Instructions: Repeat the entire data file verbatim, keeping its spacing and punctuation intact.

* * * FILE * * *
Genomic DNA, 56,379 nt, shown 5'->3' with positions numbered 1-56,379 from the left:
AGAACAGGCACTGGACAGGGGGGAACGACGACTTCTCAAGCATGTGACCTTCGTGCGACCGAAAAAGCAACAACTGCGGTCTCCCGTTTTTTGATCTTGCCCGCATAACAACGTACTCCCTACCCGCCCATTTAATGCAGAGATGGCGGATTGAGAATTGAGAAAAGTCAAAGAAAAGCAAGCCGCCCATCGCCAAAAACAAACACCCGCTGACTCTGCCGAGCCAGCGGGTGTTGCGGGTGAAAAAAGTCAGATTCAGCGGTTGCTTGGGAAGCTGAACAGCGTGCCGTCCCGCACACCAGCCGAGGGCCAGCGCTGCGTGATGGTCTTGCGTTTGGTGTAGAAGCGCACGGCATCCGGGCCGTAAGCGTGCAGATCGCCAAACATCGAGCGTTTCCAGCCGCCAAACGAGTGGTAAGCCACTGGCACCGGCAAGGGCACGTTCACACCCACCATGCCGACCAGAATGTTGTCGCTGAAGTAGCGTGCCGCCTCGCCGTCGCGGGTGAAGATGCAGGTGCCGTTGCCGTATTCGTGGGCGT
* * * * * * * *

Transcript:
Genomic DNA, 56,379 nt, shown 5'->3' with positions numbered 1-56,379 from the left:
AGAACAGGCACTGGACAGGGGGGAACGACGACTTCTCAAGCATGTGACCTTCGTGCGACCGAAAAAGCAACAACTGCGGTCTCCCGTTTTTTGATCTTGCCCGCATAACAACGTACTCCCTACCCGCCCATTTAATGCAGAGATGGCGGATTGAGAATTGAGAAAAGTCAAAGAAAAGCAAGCCGCCCATCGCCAAAAACAAACACCCGCTGACTCTGCCGAGCCAGCGGGTGTTGCGGGTGAAAAAAGTCAGATTCAGCGGTTGCTTGGGAAGCTGAACAGCGTGCCGTCCCGCACACCAGCCGAGGGCCAGCGCTGCGTGATGGTCTTGCGTTTGGTGTAGAAGCGCACGGCATCCGGGCCGTAAGCGTGCAGATCGCCAAACATCGAGCGTTTCCAGCCGCCAAACGAGTGGTAAGCCACTGGCACCGGCAAGGGCACGTTCACACCCACCATGCCGACCAGAATGTTGTCGCTGAAGTAGCGTGCCGCCTCGCCGTCGCGGGTGAAGATGCAGGTGCCGTTGCCGTATTCGTGGGCGT